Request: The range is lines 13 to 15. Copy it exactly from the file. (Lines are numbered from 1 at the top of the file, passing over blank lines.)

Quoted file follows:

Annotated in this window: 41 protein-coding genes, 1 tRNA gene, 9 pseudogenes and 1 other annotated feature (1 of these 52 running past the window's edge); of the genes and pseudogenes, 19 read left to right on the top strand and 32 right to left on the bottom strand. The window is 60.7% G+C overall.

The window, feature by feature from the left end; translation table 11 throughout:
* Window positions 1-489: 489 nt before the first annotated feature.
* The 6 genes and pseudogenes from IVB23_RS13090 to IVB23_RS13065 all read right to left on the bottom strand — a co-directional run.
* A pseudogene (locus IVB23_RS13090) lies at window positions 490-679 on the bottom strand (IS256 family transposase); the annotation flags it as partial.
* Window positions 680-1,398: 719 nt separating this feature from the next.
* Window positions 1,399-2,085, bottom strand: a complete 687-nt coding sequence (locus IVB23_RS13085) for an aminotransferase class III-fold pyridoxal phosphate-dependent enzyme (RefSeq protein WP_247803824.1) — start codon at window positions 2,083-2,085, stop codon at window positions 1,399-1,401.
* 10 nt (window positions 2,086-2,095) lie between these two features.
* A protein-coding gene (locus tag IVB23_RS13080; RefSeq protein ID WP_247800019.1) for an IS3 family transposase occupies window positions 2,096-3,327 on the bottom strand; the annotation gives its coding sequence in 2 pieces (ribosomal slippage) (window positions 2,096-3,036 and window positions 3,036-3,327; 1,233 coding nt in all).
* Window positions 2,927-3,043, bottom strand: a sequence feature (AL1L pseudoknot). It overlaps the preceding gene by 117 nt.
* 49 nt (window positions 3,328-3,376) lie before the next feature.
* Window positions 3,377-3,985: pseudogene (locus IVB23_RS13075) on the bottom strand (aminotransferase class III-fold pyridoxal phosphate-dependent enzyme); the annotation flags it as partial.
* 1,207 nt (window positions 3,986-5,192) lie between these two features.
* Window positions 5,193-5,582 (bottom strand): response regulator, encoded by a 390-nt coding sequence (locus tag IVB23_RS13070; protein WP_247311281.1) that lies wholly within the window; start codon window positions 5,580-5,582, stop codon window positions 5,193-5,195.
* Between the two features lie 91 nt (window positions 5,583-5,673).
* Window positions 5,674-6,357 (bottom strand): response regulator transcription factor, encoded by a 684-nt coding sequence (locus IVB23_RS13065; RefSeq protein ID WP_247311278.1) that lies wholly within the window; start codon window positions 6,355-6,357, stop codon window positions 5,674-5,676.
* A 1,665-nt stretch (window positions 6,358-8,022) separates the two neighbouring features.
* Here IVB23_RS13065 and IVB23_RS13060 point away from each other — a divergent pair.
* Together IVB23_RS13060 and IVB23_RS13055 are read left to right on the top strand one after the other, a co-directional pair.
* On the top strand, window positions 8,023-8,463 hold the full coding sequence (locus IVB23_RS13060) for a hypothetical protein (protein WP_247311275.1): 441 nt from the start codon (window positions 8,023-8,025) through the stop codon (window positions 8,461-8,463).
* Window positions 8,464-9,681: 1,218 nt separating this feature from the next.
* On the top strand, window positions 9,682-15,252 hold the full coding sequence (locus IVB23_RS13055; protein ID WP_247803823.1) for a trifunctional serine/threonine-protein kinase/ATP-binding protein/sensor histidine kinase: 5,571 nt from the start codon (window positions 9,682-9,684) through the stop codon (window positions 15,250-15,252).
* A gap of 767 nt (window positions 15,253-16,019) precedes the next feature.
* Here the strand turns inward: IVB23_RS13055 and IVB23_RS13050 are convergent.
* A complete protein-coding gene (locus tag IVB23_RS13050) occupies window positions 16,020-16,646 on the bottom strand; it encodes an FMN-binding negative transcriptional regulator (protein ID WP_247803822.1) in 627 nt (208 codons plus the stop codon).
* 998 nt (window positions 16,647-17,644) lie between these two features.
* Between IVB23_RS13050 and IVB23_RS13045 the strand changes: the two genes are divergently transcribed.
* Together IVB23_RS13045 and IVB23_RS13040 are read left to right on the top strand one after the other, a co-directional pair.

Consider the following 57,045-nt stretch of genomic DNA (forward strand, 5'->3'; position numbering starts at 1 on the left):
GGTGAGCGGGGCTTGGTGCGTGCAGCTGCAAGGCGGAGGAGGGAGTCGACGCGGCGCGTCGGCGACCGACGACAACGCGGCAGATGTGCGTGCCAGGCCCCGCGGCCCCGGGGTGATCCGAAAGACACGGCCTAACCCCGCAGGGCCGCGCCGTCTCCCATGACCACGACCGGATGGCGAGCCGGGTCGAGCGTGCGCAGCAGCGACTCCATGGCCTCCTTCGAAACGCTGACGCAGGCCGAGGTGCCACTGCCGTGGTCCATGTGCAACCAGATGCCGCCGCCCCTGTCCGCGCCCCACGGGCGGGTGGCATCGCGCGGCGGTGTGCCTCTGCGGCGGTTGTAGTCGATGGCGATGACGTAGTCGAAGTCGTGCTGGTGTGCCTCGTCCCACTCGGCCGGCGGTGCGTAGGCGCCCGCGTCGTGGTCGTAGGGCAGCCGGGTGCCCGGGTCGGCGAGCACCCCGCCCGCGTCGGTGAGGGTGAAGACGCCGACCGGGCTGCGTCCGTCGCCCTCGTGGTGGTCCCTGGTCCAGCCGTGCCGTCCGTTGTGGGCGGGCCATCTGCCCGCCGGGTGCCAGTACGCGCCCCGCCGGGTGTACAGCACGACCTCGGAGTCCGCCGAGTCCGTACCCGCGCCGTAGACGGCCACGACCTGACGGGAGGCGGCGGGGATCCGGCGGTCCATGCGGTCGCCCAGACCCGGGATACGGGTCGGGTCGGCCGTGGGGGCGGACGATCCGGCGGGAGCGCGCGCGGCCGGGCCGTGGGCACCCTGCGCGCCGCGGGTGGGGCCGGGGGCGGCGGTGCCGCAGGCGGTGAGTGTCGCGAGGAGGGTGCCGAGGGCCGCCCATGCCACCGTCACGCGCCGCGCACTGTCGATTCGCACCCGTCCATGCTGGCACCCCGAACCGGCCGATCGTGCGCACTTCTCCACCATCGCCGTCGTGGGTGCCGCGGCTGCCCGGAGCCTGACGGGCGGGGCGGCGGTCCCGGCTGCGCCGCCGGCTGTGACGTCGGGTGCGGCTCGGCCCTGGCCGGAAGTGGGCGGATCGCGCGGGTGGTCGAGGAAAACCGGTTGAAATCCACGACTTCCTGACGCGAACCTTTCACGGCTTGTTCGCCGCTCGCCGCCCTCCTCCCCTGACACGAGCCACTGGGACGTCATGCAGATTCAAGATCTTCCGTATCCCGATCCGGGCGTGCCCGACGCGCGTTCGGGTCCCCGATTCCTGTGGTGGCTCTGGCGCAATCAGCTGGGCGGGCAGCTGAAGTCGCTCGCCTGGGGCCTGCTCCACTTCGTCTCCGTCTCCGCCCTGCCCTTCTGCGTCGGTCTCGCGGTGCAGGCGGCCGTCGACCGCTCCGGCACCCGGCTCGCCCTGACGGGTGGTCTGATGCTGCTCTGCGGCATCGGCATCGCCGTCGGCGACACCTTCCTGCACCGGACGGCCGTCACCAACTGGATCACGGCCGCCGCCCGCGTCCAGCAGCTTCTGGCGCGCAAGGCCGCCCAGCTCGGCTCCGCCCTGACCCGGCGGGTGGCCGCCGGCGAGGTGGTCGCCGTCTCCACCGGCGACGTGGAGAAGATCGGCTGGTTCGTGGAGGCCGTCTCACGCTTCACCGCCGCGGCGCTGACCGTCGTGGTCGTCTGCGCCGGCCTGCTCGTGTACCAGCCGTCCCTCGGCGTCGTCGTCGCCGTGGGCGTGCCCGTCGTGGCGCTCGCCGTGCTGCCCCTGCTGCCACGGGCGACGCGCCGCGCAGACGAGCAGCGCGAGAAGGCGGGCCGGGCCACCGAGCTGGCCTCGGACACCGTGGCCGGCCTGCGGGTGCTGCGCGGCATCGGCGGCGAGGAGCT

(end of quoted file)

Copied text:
* 1,207 nt (window positions 3,986-5,192) lie between these two features.
* Window positions 5,193-5,582 (bottom strand): response regulator, encoded by a 390-nt coding sequence (locus tag IVB23_RS13070; protein WP_247311281.1) that lies wholly within the window; start codon window positions 5,580-5,582, stop codon window positions 5,193-5,195.
* Between the two features lie 91 nt (window positions 5,583-5,673).